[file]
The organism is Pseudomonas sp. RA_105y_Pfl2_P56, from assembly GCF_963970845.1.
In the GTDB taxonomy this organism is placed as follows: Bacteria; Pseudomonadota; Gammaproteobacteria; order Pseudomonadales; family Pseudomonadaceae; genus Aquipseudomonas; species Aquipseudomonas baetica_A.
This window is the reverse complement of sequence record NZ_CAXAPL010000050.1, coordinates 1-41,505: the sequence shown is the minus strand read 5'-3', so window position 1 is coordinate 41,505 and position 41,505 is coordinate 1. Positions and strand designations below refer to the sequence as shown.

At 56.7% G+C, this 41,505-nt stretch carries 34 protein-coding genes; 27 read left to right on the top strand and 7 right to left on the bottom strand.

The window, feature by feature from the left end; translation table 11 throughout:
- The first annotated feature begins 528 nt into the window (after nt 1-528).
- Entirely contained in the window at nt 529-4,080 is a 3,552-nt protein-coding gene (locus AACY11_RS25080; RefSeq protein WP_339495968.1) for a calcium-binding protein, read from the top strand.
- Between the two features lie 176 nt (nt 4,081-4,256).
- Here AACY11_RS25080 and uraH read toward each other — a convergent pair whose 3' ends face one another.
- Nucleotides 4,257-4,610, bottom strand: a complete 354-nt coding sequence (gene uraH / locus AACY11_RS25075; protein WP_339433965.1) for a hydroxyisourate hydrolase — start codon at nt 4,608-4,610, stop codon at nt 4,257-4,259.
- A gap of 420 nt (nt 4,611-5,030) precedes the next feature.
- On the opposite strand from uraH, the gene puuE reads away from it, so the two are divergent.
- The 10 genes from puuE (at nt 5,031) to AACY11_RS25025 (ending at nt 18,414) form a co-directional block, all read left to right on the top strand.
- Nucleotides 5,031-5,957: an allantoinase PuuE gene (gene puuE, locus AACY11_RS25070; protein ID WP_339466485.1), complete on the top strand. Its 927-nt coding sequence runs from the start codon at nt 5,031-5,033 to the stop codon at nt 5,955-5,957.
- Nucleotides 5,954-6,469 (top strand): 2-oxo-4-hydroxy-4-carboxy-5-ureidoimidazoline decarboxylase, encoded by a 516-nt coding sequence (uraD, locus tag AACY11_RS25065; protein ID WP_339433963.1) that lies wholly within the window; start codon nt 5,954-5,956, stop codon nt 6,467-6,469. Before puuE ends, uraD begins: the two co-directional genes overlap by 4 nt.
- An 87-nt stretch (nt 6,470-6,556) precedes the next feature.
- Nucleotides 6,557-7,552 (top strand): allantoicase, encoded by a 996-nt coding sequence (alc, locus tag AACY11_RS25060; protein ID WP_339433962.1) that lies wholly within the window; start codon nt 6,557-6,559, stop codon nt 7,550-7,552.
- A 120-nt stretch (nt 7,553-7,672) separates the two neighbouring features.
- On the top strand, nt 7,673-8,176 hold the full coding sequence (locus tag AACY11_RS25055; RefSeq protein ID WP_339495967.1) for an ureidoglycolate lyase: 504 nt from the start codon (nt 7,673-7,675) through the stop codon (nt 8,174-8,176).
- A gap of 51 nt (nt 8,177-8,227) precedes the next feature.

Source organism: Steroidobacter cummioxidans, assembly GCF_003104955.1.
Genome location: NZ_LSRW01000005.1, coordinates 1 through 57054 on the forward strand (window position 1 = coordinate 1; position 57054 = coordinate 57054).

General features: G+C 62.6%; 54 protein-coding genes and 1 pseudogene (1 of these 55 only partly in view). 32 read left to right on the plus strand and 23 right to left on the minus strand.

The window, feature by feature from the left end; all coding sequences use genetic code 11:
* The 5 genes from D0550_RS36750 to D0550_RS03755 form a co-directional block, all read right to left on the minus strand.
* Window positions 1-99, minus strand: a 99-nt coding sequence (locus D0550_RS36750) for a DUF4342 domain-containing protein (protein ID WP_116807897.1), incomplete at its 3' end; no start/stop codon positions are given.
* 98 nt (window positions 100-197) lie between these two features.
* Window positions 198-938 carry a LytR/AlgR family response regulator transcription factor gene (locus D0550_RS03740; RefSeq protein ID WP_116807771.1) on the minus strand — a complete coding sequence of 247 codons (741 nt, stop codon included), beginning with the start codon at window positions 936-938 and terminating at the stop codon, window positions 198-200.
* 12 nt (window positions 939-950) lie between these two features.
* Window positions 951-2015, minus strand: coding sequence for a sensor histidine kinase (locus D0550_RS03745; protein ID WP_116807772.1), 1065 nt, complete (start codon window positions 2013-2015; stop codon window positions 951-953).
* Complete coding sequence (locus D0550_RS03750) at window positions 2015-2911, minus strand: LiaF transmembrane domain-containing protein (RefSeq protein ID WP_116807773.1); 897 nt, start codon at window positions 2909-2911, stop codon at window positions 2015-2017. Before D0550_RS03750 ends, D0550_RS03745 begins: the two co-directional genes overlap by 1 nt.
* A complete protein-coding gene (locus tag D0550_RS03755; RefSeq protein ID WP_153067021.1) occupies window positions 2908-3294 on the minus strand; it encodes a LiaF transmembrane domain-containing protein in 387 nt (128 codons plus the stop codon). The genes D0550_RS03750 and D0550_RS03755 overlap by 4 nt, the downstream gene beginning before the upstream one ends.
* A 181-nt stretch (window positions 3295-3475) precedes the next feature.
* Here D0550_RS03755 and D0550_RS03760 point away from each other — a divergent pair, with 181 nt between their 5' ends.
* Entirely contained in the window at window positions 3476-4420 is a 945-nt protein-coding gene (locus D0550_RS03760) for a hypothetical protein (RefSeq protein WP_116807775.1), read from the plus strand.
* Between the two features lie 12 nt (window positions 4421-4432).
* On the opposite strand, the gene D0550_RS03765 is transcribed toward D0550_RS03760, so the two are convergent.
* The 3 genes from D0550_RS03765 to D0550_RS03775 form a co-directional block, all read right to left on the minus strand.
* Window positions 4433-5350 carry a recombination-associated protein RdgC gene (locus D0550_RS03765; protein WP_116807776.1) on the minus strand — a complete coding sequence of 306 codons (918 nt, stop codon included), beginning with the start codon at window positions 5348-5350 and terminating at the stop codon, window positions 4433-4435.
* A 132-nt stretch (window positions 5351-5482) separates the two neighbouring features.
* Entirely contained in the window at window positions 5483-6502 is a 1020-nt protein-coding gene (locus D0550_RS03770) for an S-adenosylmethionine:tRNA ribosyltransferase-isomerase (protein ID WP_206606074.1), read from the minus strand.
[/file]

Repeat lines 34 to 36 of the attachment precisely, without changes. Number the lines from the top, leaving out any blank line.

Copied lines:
* Here D0550_RS03755 and D0550_RS03760 point away from each other — a divergent pair, with 181 nt between their 5' ends.
* Entirely contained in the window at window positions 3476-4420 is a 945-nt protein-coding gene (locus D0550_RS03760) for a hypothetical protein (RefSeq protein WP_116807775.1), read from the plus strand.
* Between the two features lie 12 nt (window positions 4421-4432).